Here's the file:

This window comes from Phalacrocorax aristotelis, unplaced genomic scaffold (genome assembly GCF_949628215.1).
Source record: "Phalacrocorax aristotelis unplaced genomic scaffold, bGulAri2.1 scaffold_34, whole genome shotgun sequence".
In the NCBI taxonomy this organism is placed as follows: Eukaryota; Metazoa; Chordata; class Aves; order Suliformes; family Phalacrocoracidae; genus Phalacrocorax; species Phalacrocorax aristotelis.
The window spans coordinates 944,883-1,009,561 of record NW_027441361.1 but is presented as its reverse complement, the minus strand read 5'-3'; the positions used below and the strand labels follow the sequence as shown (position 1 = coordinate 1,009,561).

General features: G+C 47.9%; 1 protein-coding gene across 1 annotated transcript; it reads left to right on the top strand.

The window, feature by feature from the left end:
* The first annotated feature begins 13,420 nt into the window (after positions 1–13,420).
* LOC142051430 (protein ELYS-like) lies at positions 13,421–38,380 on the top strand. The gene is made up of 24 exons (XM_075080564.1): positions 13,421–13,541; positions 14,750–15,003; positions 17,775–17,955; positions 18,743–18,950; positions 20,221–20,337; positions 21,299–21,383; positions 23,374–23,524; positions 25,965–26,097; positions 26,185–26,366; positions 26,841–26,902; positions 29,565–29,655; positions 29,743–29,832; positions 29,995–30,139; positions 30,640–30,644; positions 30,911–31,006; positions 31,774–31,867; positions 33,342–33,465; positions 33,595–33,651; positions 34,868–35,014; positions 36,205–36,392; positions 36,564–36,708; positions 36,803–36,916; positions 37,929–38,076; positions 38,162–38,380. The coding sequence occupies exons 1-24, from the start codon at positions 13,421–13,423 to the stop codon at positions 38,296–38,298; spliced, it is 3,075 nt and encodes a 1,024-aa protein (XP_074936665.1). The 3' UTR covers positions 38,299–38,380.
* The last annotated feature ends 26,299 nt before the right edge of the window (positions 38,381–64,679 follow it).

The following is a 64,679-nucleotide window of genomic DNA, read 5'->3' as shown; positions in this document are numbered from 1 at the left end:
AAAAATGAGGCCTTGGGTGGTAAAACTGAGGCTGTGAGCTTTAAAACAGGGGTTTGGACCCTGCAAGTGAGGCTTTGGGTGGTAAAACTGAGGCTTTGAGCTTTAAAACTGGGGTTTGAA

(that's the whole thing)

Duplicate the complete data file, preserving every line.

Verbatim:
This window comes from Phalacrocorax aristotelis, unplaced genomic scaffold (genome assembly GCF_949628215.1).
Source record: "Phalacrocorax aristotelis unplaced genomic scaffold, bGulAri2.1 scaffold_34, whole genome shotgun sequence".
In the NCBI taxonomy this organism is placed as follows: Eukaryota; Metazoa; Chordata; class Aves; order Suliformes; family Phalacrocoracidae; genus Phalacrocorax; species Phalacrocorax aristotelis.
The window spans coordinates 944,883-1,009,561 of record NW_027441361.1 but is presented as its reverse complement, the minus strand read 5'-3'; the positions used below and the strand labels follow the sequence as shown (position 1 = coordinate 1,009,561).

General features: G+C 47.9%; 1 protein-coding gene across 1 annotated transcript; it reads left to right on the top strand.

The window, feature by feature from the left end:
* The first annotated feature begins 13,420 nt into the window (after positions 1–13,420).
* LOC142051430 (protein ELYS-like) lies at positions 13,421–38,380 on the top strand. The gene is made up of 24 exons (XM_075080564.1): positions 13,421–13,541; positions 14,750–15,003; positions 17,775–17,955; positions 18,743–18,950; positions 20,221–20,337; positions 21,299–21,383; positions 23,374–23,524; positions 25,965–26,097; positions 26,185–26,366; positions 26,841–26,902; positions 29,565–29,655; positions 29,743–29,832; positions 29,995–30,139; positions 30,640–30,644; positions 30,911–31,006; positions 31,774–31,867; positions 33,342–33,465; positions 33,595–33,651; positions 34,868–35,014; positions 36,205–36,392; positions 36,564–36,708; positions 36,803–36,916; positions 37,929–38,076; positions 38,162–38,380. The coding sequence occupies exons 1-24, from the start codon at positions 13,421–13,423 to the stop codon at positions 38,296–38,298; spliced, it is 3,075 nt and encodes a 1,024-aa protein (XP_074936665.1). The 3' UTR covers positions 38,299–38,380.
* The last annotated feature ends 26,299 nt before the right edge of the window (positions 38,381–64,679 follow it).

The following is a 64,679-nucleotide window of genomic DNA, read 5'->3' as shown; positions in this document are numbered from 1 at the left end:
AAAAATGAGGCCTTGGGTGGTAAAACTGAGGCTGTGAGCTTTAAAACAGGGGTTTGGACCCTGCAAGTGAGGCTTTGGGTGGTAAAACTGAGGCTTTGAGCTTTAAAACTGGGGTTTGAA